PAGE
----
Ross Dam


Ross dam begins to produce electricity.



ross dam to flood past canada border this year

Seattle’s City Light project on the upper Skagit will extend into Canada this year.  A crew of 45 men is now at work on clearing a 600-acre tract north of the Canadian boundary and when their work is done about July first, Ross Lake will extend about a mile and a half into Canada.  The clearing will provide about 1,400,000 acre-feet of storage in Ross Lake.  This will permit three generators in Ross Powerhouse to deliver their full load of 270,000 kilowatts by next winter.  Just one generator is now in service.  Canada will be paid $255,508 for the flooding of Canadian lands.  The City Light has an agreement for further flooding when the height of Ross Dam is increased 130 ft. under future plans.

Ross Dam Floods Canada


Canada was paid $255,508 in order to flood their land.  Seattle City Light had plans to further raise Ross Dam another 130 feet.



argue for open river

A large delegation from Concrete, Rockport and Marblemount joined with the members of the Wildcat Steelhead of Sedro-Woolley Monday evening in an effort to have the upper Skagit River once again opened for salmon fishing.  The target of their pleas was Mr. Schottler, director of the state department of fisheries, under whose orders the river was closed to such sports fishing about Gilligan Creek.  . . .  Mr. Schottler made it clear that the closure of the river was a move to aid in the reestablishment of the Chinook salmon run, as other salmon runs seemed to be holding up or improving during the past few years.  He stated that the diminishing return of salmon was due to changes in the river from cutting of forests, dams, and pollution over the past 62 years.  His department has bee working on the problem for some years and it was in 1951 that the first closure to sports fishing was put into effect on the entire river.  . . .  Dr. Hunter pointed out that no effort had ever been made to determine how much effect sports fishing in the river had on the salmon runs and questioned that the few taken by hook and line in a year could approach the take of a gill-netter in a week.

Fish Issue


River closed to sports fisherman in order to protect the Chinook Salmon.  State Fisheries Dept. blamed the dams, logging, and pollution.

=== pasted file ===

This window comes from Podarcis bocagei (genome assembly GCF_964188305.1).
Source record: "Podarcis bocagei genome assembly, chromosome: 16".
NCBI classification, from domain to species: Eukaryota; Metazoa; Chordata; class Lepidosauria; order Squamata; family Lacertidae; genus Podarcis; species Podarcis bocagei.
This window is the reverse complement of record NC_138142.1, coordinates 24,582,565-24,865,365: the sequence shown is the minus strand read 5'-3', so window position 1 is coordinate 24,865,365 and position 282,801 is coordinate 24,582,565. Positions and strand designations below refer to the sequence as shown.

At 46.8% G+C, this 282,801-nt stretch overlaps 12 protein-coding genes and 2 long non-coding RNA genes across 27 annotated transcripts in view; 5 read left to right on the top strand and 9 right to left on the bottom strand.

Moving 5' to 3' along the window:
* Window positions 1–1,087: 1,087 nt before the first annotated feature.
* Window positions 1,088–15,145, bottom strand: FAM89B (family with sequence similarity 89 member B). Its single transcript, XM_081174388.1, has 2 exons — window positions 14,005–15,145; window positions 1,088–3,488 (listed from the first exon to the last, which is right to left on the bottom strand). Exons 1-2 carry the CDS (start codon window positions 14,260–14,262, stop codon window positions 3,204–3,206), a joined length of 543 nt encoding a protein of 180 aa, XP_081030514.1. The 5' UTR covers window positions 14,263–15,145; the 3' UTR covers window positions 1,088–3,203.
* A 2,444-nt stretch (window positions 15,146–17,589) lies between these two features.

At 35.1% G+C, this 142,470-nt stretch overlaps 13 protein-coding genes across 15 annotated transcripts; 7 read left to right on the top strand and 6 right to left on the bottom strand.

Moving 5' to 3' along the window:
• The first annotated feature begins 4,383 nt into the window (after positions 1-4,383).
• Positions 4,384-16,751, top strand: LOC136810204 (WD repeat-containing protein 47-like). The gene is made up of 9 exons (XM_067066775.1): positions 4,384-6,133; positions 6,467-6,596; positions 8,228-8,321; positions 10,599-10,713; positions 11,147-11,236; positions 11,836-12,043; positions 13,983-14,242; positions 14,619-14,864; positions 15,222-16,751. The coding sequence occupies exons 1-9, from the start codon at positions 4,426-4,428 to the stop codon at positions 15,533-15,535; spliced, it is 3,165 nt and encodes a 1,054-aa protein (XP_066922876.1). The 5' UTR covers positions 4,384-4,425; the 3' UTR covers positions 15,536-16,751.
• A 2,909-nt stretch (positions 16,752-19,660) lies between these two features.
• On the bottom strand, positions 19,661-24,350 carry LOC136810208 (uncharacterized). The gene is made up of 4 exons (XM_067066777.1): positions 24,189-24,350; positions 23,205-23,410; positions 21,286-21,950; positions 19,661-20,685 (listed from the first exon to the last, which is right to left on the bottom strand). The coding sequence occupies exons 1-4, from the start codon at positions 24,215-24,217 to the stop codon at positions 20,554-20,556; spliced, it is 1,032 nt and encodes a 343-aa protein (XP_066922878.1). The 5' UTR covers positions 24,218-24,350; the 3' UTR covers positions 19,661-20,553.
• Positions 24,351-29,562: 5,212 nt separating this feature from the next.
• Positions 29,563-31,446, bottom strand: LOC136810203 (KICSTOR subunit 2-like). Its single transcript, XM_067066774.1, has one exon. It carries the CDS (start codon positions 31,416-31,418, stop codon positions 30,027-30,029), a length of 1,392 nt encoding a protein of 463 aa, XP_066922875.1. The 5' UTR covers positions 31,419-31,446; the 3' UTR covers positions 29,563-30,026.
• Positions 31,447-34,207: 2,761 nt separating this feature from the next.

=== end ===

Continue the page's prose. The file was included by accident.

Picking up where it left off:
open skagit to baker on silvers

Recent efforts of the sportsmen of the upper Skagit valley paid off this week with the announcement of a special sport fishing season for silver salmon on the Skagit River.  The season has been set for October 10th through November 10 by the state department of fisheries.  The open season embraces the Skagit River from Gilligan Creek, below Lyman, to the confluence of the Baker and Skagit rivers at Concrete.  . . .  The sports possession limit of salmon in stream is two fish over 20 inches in length.  The fishermen are restricted to two single or one double pronged hook.  The use of triple hooks is prohibited.  . . .  The research staff felt that a season from October 10 to November 10 would not materially affect Chinook spawning in the main stream and that so far this year the returns indicate that the department is getting a fair escapement of salmon to the hatchery.

Fish Issue


Fish number and size limits for silvers.  “Good Chinook return”??



city light plans set

Good news for the upper valley was released last night by City Light of Seattle with details of a $23,000,000 program of construction for the upper Skagit projects during the next three projects during the next three years.  The total will include $17,000,000 for a new 300-foot dam for the Gorge power plant and six million to install a fourth generator at the Ross Dam powerhouse.

Seattle City Light


New dam at Gorge and new generator for Ross.



new baker dam asked

A new hydro-electric dam on the Baker River, a project which has been considered by Puget Sound Power & Light Co. for the past twenty-five years, seems about to become a reality!  Last week the power company announced that engineers are now preparing the information to apply to the Federal Power Commission for a preliminary permit to develop the project.  The Upper Baker site has been owned by Puget for many years, ever since the building of the present dam here, and would make possible a generating plant and a storage reservoir about the same size as the existing plant here – capacity of about 40,000 kilowatts.  The new project would have the additional merits of being close to load centers in Skagit and Whatcom counties and would provide better stream control of the Baker River.  The latter would enable the company to enlarge facilities at the local power station by 50,000 kilowatts.

Upper Baker Dam


Cost of project estimated at $12,000,000.



Ross Dam May Be raised 125 Feet Under New Plan

Possible development of Ross Dam by addition of another 125 feet is now being considered by City Light, in addition to the work already planned for the Skagit project.  E.R. Hoffman, supt., told the power commission Tuesday that the additional 125 feet would impound another 3,400,000 acre ft. of water and provide storage for three or four years as a protection against low water.